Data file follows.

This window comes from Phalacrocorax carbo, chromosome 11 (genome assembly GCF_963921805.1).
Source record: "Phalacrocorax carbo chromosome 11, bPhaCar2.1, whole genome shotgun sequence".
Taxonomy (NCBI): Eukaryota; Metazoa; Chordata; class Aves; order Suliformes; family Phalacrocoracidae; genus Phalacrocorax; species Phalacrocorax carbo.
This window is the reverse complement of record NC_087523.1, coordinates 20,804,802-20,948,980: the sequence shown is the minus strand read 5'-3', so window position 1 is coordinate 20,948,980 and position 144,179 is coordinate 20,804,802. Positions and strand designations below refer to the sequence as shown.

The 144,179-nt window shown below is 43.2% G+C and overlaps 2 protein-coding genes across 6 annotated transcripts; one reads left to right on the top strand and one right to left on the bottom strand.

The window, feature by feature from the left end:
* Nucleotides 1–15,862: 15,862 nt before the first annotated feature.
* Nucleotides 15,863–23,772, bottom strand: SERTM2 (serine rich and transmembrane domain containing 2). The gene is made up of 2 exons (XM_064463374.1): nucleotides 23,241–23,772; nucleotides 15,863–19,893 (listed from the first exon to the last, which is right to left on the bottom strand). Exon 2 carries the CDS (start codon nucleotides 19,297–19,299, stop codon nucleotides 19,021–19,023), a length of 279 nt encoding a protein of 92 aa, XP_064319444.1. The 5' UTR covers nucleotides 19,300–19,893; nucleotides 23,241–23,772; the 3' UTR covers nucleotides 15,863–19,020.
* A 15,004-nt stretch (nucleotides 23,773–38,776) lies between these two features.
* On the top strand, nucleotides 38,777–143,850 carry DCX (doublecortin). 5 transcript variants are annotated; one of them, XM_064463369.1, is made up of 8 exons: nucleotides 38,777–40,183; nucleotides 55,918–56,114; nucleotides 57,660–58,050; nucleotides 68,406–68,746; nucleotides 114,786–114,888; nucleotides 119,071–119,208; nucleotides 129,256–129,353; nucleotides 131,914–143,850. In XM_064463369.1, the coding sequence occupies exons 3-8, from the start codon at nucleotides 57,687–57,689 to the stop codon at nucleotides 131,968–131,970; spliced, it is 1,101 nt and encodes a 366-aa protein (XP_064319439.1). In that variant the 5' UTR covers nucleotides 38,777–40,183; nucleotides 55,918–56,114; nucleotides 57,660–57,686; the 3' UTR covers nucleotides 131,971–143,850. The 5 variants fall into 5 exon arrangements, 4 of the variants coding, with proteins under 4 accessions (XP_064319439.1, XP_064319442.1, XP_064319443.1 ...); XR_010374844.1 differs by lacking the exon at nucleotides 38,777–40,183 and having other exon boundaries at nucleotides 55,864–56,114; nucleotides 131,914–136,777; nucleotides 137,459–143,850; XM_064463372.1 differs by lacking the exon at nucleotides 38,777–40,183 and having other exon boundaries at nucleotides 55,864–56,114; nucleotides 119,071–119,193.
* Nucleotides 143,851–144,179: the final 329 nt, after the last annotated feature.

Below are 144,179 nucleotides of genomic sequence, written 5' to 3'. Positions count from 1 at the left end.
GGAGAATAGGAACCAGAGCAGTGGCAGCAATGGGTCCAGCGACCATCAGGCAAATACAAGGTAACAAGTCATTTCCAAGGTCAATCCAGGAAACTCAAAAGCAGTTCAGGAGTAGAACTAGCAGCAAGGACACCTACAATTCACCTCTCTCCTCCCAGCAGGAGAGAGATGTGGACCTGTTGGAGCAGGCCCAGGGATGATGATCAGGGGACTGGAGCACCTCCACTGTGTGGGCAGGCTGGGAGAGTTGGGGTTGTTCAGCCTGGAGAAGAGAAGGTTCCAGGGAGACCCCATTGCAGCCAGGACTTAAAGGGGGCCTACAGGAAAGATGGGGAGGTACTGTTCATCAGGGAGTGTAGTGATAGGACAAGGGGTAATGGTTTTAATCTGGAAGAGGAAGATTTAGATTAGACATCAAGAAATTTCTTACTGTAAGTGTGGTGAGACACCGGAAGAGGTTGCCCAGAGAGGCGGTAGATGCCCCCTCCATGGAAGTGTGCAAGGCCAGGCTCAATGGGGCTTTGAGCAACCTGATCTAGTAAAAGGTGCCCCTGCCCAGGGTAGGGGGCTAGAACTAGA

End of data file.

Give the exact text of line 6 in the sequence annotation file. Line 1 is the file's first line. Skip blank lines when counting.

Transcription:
The window, feature by feature from the left end: